I agree with the assertion made by Cohen that possessing a global mindset is a key and integral part to being successful in business, particularly if global expansion is an organizational goal or aspiration. To be successful in today's marketplace, leaders must understand that the world is no longer made up of only local/regional/national customers and competitors. It has been shaped by the digitized age we live in. Customers come from everywhere, for just about everything. Similarly, competition does too. This means to be truly successful, business leaders must know how to integrate a number of geographies, cultures, demographics, tastes, preferences, and business strategies from across the globe (Gumbel 2008). Leaders need an appreciation for diverse business relationships and more specialized skills to achieve their goals.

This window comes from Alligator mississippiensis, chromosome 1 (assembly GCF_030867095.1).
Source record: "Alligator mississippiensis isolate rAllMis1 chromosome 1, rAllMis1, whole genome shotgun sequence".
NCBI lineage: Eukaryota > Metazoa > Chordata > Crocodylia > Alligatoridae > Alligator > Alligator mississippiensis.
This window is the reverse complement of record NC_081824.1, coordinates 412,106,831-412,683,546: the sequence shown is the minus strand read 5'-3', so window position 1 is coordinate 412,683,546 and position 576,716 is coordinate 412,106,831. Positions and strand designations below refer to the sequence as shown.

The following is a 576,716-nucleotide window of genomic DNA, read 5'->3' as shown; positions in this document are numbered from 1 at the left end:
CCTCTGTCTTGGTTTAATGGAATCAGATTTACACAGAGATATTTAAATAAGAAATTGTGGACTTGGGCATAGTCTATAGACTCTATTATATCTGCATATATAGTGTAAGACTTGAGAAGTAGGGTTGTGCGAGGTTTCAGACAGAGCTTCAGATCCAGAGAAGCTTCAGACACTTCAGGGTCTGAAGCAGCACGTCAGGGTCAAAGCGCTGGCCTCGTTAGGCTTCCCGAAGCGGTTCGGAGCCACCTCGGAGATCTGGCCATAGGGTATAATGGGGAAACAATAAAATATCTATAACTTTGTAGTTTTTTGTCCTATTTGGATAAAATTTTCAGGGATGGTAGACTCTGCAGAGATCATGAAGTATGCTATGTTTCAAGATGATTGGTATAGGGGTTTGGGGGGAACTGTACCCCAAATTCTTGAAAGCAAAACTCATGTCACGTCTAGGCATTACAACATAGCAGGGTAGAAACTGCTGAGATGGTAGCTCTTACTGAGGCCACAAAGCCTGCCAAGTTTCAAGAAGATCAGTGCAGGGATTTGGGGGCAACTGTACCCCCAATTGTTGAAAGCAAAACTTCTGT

Universal cooperation is a daily business reality. The vast majority of this is due to technological advancement and the new virtual world we live in, but globalization has also created new layers of complexity for organizational leadership. Challenges may include the co-mingling of diverse partners and workers, language barriers, faster and more routine crossing of cultural boundaries, more stakeholders, a need for more knowledge, and a need for new business functions and capabilities (Rabotin 2008). Leaders need the same skills as they have always needed -- organization, passion, delegation, efficient communication, bravery, and honesty (Massingham 2013). However, the context in which those skills are applied is much different on a global scale.